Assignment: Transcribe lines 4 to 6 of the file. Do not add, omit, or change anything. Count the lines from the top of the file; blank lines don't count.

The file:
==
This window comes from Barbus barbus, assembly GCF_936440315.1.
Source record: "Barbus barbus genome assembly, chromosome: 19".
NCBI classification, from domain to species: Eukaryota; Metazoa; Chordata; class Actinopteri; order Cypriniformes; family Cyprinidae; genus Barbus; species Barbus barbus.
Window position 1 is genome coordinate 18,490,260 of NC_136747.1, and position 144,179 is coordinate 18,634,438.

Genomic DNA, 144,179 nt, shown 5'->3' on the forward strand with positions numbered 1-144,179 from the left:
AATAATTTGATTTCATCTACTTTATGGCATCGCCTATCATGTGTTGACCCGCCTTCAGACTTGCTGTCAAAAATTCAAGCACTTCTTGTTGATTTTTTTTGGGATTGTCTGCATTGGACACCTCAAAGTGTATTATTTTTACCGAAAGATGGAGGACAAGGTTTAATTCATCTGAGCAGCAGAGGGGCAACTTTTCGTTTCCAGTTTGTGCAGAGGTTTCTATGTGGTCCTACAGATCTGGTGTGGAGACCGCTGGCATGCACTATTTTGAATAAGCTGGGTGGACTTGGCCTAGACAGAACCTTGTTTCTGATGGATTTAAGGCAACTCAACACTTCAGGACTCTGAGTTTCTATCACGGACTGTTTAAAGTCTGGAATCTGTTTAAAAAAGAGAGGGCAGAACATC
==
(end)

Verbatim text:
Window position 1 is genome coordinate 18,490,260 of NC_136747.1, and position 144,179 is coordinate 18,634,438.

Genomic DNA, 144,179 nt, shown 5'->3' on the forward strand with positions numbered 1-144,179 from the left:
AATAATTTGATTTCATCTACTTTATGGCATCGCCTATCATGTGTTGACCCGCCTTCAGACTTGCTGTCAAAAATTCAAGCACTTCTTGTTGATTTTTTTTGGGATTGTCTGCATTGGACACCTCAAAGTGTATTATTTTTACCGAAAGATGGAGGACAAGGTTTAATTCATCTGAGCAGCAGAGGGGCAACTTTTCGTTTCCAGTTTGTGCAGAGGTTTCTATGTGGTCCTACAGATCTGGTGTGGAGACCGCTGGCATGCACTATTTTGAATAAGCTGGGTGGACTTGGCCTAGACAGAACCTTGTTTCTGATGGATTTAAGGCAACTCAACACTTCAGGACTCTGAGTTTCTATCACGGACTGTTTAAAGTCTGGAATCTGTTTAAAAAAGAGAGGGCAGAACATC